The Executive Order also restores minimum wage protections for outfitters and guides operating on federal lands by revoking an exemption created by President Trump.  With regard to tipped workers, the Executive Order increases their minimum wage from $7.65 per hour to $10.50 per hour for new or renewed covered contracts beginning January 30, 2022.  The tipped wage will continue to increase each year until January 1, 2024, when it will be eliminated, and afterwards tipped employees will have to be paid the same minimum wage as other employees on federal contracts.  Further, the Executive Order ensures that individuals with disabilities will be paid the $15.00 minimum wage.  The Executive Order does not apply to agreements with Indian Tribes under the Indian Self-Determination and Education Assistance Act.

The Executive Order specifies that covered federal contracts will have to include a clause increasing the minimum wage, and contractors and any subcontractors will have to incorporate that clause into lower-tier subcontracts.  The Secretary of Labor must issue regulations by November 24, 2021 to implement the Executive Order.  The Secretary may provide, as appropriate, exclusions from the requirements of the Executive Order.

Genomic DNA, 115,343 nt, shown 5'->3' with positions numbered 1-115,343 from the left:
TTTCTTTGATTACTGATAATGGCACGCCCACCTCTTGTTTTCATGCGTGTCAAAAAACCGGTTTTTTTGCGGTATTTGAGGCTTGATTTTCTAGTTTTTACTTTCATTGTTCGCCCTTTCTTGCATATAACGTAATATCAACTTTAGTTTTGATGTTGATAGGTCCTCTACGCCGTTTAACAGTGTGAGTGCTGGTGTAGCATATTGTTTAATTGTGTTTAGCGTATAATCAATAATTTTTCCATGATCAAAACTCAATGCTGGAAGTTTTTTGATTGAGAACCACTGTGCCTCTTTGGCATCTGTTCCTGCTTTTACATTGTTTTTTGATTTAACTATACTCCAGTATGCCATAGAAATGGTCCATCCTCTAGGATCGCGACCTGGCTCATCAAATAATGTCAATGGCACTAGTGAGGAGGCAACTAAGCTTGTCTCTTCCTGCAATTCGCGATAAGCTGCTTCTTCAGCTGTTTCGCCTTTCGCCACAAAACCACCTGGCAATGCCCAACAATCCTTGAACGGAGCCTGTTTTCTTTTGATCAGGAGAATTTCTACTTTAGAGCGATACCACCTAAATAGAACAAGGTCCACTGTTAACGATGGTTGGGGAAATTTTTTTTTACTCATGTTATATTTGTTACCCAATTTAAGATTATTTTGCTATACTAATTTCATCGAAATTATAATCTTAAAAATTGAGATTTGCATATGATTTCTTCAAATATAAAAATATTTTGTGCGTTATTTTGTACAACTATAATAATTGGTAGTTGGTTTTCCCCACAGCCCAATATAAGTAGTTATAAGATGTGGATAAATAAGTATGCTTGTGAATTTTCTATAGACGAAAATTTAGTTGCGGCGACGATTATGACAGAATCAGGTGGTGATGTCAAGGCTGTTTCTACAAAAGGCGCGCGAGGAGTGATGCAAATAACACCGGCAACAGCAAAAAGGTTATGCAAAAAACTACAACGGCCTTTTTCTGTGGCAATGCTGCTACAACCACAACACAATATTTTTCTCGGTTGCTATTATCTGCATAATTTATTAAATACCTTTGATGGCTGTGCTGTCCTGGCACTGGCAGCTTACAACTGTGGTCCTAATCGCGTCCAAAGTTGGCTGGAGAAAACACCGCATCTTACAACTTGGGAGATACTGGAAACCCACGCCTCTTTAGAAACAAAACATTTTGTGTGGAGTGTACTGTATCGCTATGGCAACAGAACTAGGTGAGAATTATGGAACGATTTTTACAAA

Contractors should evaluate their contracts and workforce to determine (1) which contracts subject to the Executive Order are up for renewal during the remainder of this year and after January 30, 2022 and (2) which job classifications in those contracts currently make below $15.00 per hour.  Contractors should also assess the extent to which wage increases will affect the pricing of their bids and may be considered a cost reimbursement under their respective contracts.